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Mother has Alzheimer's, her md referred her to hospice. First she qualified, then she didn't. I work and she is alone all day. Now what?

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"I do not have her power of attorney for anything for her. She is able to sign for herself. But I did sign as responsible party."
I do not understand why you had to sign as responsible party if your mother was competent and you did not even have POA. You really need to contact an attorney who specializes in Elder Law in your State. Most will give you a free consultation and tell you how to proceed on your own. Don't know how much you still owe the Private Pay Home but if it is a large sum, the Attorney might charge a modest fee to lower the amount you owe or have the Nursing Home write it off. Do not ignore it because this will affect your credit score and even future job prospects. Remember that Collection Agencies neither want to know or care about your particular circumstances. They just want the money. Right now the law is on their side. You need to change that as soon as you can. I think you have a good case, but I am not an Attorney and I am not familiar with Medicaid rules in your State.
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I have another question. Last year I did have her in a retirment place for 4 months. What her social security check didn't cover I paid out of my pocket. I still owe them money. I had to bring her home in november because I couldn't afford it anymore. I had used up all my savings. I do not have her power of attorney for anything for her. She is able to sign for herself. But I did sign as responsible party. Of course they want their money and are threating me now with outside collections. I have made a few payments when I can, but it's really hard since I depleted my savings when she was there. I didn't know about medicare/medical then and they are a private facility. Does anyone know if there is anything I can do about it now? SInce I signed, am I responsible? I can't afford to go to an attorney to find out. Thanks for any help.
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Hi All,
I wanted to update you and let you know that I found a convalescent hospital that will do the paperwork to get my mom on medical. I went to see the place monday and it was really nice. They told me I could bring her in wednesday, which I did. I was so shocked - finally someone was helping me. It was actually referred to me by her secure horizons. Now she will disenroll in secure horizons and they will apply for medical and she will have medicare/medical. It was hard to tell her and of course she doesn't remember being told and kept thinking she was going to be able to go home and get her stuff. We had packed it the night before, but she didn't remember. I took her yesterday morning, the place is only 3 miles from my house. Went back at 6 last night and she seems to be doing so good, being around people her own age is really improtant I think. All she did before was watch tv and stare into space.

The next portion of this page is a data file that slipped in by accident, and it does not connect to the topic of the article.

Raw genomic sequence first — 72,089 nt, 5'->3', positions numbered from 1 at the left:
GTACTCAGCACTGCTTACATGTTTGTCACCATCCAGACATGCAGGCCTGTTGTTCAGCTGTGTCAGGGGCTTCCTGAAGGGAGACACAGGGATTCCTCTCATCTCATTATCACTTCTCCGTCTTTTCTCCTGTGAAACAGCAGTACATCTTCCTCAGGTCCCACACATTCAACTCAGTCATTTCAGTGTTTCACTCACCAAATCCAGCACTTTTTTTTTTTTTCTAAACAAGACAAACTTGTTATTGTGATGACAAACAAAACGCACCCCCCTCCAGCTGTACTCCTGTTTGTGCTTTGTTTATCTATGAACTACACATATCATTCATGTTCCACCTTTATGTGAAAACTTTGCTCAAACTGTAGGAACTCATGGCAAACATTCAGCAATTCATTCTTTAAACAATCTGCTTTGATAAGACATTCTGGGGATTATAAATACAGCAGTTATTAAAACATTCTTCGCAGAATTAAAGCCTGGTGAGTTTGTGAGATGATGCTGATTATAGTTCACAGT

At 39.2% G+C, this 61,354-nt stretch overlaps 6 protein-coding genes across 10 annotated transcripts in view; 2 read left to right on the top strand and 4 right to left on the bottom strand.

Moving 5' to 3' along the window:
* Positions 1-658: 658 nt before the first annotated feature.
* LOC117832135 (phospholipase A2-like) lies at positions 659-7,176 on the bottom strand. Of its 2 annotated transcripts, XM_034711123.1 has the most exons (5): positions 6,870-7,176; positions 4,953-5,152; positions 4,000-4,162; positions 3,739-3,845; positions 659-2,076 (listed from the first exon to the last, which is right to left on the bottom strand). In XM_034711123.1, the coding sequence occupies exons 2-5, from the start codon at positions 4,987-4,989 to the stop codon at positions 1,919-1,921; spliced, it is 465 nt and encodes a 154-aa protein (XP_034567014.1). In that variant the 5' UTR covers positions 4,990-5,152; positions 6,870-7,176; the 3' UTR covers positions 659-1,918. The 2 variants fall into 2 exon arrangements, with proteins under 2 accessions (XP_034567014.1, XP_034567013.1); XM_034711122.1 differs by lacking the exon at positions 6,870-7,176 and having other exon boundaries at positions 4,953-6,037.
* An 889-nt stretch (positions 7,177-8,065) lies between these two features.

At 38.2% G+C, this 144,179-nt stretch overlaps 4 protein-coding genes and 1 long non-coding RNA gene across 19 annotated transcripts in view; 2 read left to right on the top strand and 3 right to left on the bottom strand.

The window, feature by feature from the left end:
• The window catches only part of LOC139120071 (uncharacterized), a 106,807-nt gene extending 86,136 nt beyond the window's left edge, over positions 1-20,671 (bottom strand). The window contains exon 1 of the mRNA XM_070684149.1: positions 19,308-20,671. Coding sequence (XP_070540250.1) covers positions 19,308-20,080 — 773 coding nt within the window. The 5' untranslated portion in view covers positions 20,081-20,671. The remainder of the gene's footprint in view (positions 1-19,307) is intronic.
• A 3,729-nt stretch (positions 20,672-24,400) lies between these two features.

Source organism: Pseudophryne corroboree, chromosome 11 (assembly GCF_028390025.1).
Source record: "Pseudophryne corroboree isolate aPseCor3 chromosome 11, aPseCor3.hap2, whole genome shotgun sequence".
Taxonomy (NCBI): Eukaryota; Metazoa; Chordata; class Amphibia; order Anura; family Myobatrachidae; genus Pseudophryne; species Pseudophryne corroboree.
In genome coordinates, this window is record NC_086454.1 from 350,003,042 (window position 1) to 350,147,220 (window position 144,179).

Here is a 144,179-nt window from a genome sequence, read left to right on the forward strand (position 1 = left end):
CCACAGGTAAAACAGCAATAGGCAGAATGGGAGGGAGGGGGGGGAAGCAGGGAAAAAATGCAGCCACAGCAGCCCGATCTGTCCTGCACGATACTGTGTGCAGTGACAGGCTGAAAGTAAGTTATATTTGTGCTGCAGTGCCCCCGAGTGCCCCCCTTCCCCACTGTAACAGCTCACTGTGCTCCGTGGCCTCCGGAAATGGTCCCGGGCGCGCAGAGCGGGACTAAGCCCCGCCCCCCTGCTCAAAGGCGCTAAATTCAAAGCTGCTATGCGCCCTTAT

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Call your local alzheimers association . They know resources. go to www.alz.org and http://www.alzfdn.org. Educate yourself, as fast as you can. Your knowledge or lack of it, determines how this will go. 60% of caregivers have heart attacks, strokes or other debilitating illnesses during their loved ones illnesses. Then where is the demented person left? Get smart- get educated. Ask for help from professionals in dementia.They know where to go for resources.
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Mia,
you might be able to get some help from your employer. Try this resource:
John Paul Marosy is founder and president of Bringing Elder Care Home. He is a former family caregiver and has served as CEO of leading organizations in the fields of aging and home health care. He provides education, training, and corporate consulting with respect to the growing issue of balancing elder care in the work place.
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Have you considered a home care agency? One that provide non-medical care such as companionship, meal preparation and personal care? There are several reputable companies.
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My father is a terminal Alcohloclic has fallen broken his shoulder I live 4 hours away my half sisters who live in the same town wont get involved he refuses to go to a nursing home and will not move closer to be able for me to help care its a mess The only help he has is a neighbor , I cant quit my job and move there nor do I want to I have 14 years at this job , yet what can I do I have no Idea what to do
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I'm sorry to hear about the denial of hospice services. It is a blessing that Alzheimer's Disease finally qualifies at all for hospice. That was not always the case. I can say enough about the great work adult day health centers so. In Massachusetts (don't know about other states) they are qualified as "day care" having a social model or "day health" having a clinicial side to the daily care as well. Many accept Veteran's benefits or Medicaid. Often the center will provide transportation to and from the program. Good luck.
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True. Pop had his bodily functions and was in for over 14 months. Good luck!
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Lissa is soooo right. My dad was rejected the first time, and then I realized what I needed to say in order for them to accept him which they now have done. They have some patients they have had for two to three years, so the six month thing is a misnomer. Tell them what lissa suggests. It really is all about getting Medicare to pay. I find it so hard to believe your mother is not accepted. My father has his bodily functions as well. Something is amiss here. Check into other hospice programs. Do not give up!!
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Mia,
I know exactly how you feel. I too promised dad that I would take care of mom. She reminds me every week that I said that I would never put her in a nursing home. Mt words have come back to bite me. I have learned never to make promises like that sinceI can't tell what the circumstances will be in the future. Glad to hear that you are getting help!! Be tough and don't take no for an answer.

Good luck
Linda
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What state do you live in? You should check in to local agencies that provide Adult Day Care Services such as Easter Seals many of them specialize in Alzheimer related illnesses
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Mia,